2014 Sightins | May 31

On this morning's whale watch aboard the Asteria, we headed back to SW corner to find scattered bubble net feeding and breaching behaviors of about 12-15 humpbacks.

The sea birds know where the good eats are at!

One of our feeding groups included Geometry, Yoo Hoo, Osprey, Weathervane, and Eraser making repeated spiral bubble nets – we also had Milkweed and her calf in this mix early on, with her calf milling around at the surface while mom fed with the group. The gulls today especially seemed to swarm in high numbers today. At any given time, we had 1-2 other bubble nets around us in the distance – and also had a calf breaching repeatedly even farther away.

Breaching calf with herring gulls

Our big feeding group eventually became a feeding frenzy of 7-9 humpbacks, and we wrapped up our final looks of the group with spectacular open mouth feeding (see photos of Geometry, Yoo Hoo, and Osprey). What made it even more spectacular was a double breach of Nile and her calf in the distance! We wrapped up the trip by getting looks of our earlier breaching calf – which turned out to be Echo’s (see herring gull’s humpback calf photobomb photo).

Open mouth feeding

Another wonderful (but windy!) day!

This afternoon, we headed out to the southwest corner and found the usual large groups of humpback whales. There were many groups and we got the chance to see quite a few different animals but we mainly stayed with Cajun, Wizard and Wizard’s calf.

Wizard and calf

The calf was very playful, doing tons of tail lobs which meant I got a lot of good pictures of this juvenile’s tail for future fluke matching!

Echo kicks

We also got a see a big group of Geometry, Osprey, Daffodil and Echo and calf doing big bubble rings and kick feeding! And another number of animals that I wasn’t able to identify like the picture of a mother and calf. There was tons of activity, bubble rings, breaches, kick feeding going on in every direction that it was a truly great trip!

Unknown mother and calf

— Laura and Tegen


2014 Sightings | May 30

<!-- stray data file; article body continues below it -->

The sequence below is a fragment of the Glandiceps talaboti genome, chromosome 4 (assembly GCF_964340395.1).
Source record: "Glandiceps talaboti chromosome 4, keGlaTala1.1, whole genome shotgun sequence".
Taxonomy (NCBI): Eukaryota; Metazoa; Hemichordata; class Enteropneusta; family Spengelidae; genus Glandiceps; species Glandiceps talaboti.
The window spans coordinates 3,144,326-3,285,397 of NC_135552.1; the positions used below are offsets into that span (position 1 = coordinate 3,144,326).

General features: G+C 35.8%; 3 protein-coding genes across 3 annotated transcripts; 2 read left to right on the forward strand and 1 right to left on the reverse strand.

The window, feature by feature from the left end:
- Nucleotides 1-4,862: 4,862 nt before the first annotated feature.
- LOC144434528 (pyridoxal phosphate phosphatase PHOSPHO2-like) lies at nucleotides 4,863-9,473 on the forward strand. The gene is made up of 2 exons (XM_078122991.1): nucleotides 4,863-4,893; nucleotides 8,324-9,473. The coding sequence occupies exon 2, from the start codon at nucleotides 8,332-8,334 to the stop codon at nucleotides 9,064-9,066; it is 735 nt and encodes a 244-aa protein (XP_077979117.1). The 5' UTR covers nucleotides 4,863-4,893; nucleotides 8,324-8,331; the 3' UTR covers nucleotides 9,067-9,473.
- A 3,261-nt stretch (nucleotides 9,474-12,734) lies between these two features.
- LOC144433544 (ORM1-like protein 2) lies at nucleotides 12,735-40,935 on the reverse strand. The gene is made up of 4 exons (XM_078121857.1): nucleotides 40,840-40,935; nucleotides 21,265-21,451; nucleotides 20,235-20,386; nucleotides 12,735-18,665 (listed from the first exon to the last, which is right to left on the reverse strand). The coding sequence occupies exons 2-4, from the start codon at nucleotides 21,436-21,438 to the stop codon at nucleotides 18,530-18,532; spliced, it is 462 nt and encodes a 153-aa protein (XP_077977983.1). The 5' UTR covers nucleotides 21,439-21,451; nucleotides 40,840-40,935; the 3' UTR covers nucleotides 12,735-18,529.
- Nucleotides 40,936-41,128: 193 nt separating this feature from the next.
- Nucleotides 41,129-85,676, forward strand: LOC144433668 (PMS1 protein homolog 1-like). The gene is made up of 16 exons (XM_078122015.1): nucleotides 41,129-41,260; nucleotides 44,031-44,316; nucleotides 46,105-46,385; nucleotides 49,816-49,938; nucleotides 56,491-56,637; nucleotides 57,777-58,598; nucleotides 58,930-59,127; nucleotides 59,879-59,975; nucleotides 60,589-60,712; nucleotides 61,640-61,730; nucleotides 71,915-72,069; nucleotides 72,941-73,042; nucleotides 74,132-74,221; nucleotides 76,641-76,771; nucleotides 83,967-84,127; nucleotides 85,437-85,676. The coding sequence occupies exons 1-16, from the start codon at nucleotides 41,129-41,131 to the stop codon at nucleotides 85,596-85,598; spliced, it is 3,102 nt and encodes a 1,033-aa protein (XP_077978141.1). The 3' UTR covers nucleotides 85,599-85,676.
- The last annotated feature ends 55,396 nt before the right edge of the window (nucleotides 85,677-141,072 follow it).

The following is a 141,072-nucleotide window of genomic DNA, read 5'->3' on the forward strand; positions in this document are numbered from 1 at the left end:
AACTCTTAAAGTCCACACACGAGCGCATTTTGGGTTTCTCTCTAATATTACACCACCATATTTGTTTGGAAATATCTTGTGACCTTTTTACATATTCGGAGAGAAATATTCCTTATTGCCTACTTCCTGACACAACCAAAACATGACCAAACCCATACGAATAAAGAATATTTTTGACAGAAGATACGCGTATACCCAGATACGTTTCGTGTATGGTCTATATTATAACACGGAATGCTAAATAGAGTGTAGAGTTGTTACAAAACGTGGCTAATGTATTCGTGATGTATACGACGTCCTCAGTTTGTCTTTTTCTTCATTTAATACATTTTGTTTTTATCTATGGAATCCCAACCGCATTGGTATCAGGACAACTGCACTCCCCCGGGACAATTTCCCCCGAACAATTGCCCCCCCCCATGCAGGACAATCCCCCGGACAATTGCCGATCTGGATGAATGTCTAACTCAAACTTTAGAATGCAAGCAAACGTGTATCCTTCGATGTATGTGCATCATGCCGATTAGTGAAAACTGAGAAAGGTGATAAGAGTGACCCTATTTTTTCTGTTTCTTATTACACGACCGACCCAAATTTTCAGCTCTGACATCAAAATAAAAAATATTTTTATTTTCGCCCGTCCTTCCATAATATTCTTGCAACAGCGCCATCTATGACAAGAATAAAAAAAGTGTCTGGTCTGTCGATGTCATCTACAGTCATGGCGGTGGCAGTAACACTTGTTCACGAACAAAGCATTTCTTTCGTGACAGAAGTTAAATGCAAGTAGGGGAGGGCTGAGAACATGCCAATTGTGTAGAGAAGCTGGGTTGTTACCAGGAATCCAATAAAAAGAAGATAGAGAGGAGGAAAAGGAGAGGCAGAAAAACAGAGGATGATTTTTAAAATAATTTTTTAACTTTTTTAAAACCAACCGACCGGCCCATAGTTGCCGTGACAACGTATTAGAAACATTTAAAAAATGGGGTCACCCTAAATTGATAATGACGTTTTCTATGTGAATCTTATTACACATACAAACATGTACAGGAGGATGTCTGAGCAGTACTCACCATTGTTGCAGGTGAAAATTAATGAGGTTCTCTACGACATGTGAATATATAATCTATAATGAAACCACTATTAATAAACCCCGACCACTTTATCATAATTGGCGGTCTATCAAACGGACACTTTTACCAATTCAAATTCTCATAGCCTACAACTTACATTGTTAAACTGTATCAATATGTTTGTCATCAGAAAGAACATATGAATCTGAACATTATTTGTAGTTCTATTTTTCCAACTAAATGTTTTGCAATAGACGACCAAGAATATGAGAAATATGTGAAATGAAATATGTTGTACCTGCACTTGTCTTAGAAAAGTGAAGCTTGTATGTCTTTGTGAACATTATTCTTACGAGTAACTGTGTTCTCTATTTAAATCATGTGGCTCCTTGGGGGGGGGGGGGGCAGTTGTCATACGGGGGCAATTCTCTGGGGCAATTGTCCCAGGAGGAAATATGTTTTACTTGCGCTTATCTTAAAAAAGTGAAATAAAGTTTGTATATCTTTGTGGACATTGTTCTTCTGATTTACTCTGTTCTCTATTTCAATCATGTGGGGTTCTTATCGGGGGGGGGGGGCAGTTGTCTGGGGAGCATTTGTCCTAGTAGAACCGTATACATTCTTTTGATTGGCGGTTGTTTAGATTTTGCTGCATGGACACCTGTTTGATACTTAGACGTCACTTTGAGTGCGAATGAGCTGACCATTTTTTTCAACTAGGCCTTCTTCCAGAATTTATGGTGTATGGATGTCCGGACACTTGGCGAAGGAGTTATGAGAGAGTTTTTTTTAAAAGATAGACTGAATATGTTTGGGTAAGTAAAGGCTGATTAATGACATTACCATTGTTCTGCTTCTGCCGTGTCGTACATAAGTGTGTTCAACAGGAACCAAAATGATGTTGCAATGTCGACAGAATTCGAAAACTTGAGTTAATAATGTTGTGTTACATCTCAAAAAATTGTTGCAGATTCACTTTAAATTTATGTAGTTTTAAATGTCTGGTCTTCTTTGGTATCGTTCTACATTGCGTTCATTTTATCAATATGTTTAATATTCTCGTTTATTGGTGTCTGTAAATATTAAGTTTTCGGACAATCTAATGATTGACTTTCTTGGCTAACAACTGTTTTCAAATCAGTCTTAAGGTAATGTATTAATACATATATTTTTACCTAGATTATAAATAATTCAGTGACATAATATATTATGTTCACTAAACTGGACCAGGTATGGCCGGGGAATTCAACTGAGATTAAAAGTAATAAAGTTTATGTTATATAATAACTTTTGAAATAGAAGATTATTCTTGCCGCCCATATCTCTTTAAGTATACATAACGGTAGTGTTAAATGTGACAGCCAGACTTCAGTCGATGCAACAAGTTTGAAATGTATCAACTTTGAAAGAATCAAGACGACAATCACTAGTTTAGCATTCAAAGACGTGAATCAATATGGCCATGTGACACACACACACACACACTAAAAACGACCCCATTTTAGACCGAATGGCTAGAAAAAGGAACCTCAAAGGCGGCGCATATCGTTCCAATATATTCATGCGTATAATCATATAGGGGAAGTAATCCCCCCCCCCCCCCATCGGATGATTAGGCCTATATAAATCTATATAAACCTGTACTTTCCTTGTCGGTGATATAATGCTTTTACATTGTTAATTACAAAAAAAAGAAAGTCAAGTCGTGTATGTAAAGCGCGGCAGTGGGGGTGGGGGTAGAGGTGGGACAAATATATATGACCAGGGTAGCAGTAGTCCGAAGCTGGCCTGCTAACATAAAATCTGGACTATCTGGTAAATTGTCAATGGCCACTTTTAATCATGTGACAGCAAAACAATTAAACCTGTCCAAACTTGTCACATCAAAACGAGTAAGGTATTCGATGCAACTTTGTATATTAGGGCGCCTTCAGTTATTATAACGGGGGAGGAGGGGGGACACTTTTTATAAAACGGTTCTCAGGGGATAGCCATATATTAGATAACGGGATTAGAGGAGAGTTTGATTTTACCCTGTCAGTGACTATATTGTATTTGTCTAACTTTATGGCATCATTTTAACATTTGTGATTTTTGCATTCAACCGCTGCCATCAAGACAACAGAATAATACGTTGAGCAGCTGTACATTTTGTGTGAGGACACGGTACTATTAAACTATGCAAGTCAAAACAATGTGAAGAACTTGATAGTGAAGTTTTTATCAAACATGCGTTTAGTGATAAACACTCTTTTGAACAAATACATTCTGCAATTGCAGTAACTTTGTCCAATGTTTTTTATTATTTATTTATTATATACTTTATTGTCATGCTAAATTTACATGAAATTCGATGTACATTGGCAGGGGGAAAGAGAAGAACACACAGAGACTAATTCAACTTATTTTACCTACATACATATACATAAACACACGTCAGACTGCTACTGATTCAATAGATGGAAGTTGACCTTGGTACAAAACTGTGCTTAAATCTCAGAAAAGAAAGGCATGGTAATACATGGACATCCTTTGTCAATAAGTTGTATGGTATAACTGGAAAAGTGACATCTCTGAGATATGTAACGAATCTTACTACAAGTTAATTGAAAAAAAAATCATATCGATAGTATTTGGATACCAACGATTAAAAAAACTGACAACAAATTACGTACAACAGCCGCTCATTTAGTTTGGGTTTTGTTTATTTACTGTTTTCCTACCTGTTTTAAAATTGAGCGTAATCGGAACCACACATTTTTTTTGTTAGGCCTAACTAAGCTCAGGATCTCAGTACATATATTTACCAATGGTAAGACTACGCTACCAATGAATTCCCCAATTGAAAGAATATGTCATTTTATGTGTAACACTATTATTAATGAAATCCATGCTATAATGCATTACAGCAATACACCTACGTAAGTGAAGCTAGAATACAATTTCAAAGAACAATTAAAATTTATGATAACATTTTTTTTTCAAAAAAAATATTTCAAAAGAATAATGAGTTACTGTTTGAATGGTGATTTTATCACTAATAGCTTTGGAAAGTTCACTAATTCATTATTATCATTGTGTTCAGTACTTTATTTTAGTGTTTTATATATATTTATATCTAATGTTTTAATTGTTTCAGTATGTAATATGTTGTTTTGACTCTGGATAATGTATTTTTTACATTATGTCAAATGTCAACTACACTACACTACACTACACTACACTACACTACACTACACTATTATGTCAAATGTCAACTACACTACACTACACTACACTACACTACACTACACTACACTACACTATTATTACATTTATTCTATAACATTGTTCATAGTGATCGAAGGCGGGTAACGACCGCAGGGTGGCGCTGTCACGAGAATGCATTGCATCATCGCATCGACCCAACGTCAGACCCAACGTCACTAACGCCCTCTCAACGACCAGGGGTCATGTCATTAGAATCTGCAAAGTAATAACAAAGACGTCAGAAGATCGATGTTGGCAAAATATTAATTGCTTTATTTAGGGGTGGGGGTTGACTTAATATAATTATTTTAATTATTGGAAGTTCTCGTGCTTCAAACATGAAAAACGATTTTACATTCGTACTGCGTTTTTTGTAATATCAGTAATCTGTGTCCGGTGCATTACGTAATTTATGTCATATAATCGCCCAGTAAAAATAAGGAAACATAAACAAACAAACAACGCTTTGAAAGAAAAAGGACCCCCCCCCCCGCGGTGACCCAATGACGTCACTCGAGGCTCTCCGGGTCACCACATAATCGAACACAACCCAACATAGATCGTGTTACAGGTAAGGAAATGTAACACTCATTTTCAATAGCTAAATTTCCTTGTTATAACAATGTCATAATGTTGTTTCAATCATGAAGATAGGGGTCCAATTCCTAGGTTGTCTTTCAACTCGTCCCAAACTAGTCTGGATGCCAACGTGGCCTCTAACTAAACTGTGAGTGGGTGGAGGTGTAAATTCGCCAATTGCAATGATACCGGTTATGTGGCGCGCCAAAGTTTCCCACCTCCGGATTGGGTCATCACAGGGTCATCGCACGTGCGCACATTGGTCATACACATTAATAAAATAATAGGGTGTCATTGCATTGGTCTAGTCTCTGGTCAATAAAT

Today on the noon whale watch we headed out to the southwest corner. It was beautiful clear visibility but windy with some white caps. As we got down to the area where we’ve been seeing whales there wasn’t any evidence of animals, which as a naturalist always makes me a little nervous.

Cajun and Glo-Stick's frisky calf

But the more we looked, the more groups of blows we started to see. We noticed a splash that looked like some kick feeding and went to investigate. It was a group that we’ve been a lot lately: Cajun, Jabiru, Glo-stick and calf. The three adults weren’t doing any surface feeding but they would go down for long dives when they were probably searching for fish or feeding below the surface.

The calf however, left at the surface, was in a very playful mood. We got numerous breaches very close to the boat and would spin just below the surface slapping its pectoral fins on the water every time. The calf breached so often that it actually almost breached on top of Jabiru as he was going down for a dive!

Talk about front row seats!

There were a number of other feeding groups in the area and we got to get a few quick looks at these animals as we left. We got to see Measles and Yoo-hoo doing some bubble feeding, another group that’s been together for some time. We also caught looks at Tornado kick feeding with her calf nearby and had ort last group with Grackle and an unknown whale. We passed many more feeding groups that we never got a chance to look at. If only we had all the time to see every whale!

It was a wonderful day on the water with lots of different whales and great time spent with a curious, playful calf. I think this one is going to be a future Stellwagen favorite!

— Tegan


2014 Sightings | May 27

This morning on board the Asteria we headed out to the southwest corner with the hopes of catching some of the great feeding behavior that has been going for the past few weeks. It was windy and wavy and we were joking that type of weather is often called “breaching weather.” Well, was it ever breaching weather this morning!


No sooner had we gotten into the area where we’d spotted blows before we were treated to a spectacular triple breach! Three adult animals launched themselves out the water at the same time and made a huge splash. And then the breaching was happening all around us in every direction there were huge splashes and animals launching out of the water.

Why this type of weather is associated with breaching behavior is a mystery, maybe the animals are trying to get above the waves to get a good breath of air, but no matter the reason it gave us a truly unforgettable whale watch this morning. With all the breaches, tail breaches, chin slaps, tail lobs, and pectoral slapping it was hard to get ids on many of the whales but we did watch Geometry, Osprey, Tongs and calf bubble feeding for a short while and Glo-stick finished off the trip with some kick feeding while Jabiru breached and pec slapped away behind us. I truly don’t think I will ever have another whale watch with so many breaches ever again!

The 12pm trip also had an enormous amount of activity. We first passed about six to eight different fin whales that were feeding in the area. One of the finners that passed by gave us gorgeous views of the asymmetrical white blaze and chevron patterns extending from its white chin along its back. Amongst the fin whales a small minke was porpoising on the surface of the water perhaps also feeding.

Finback whale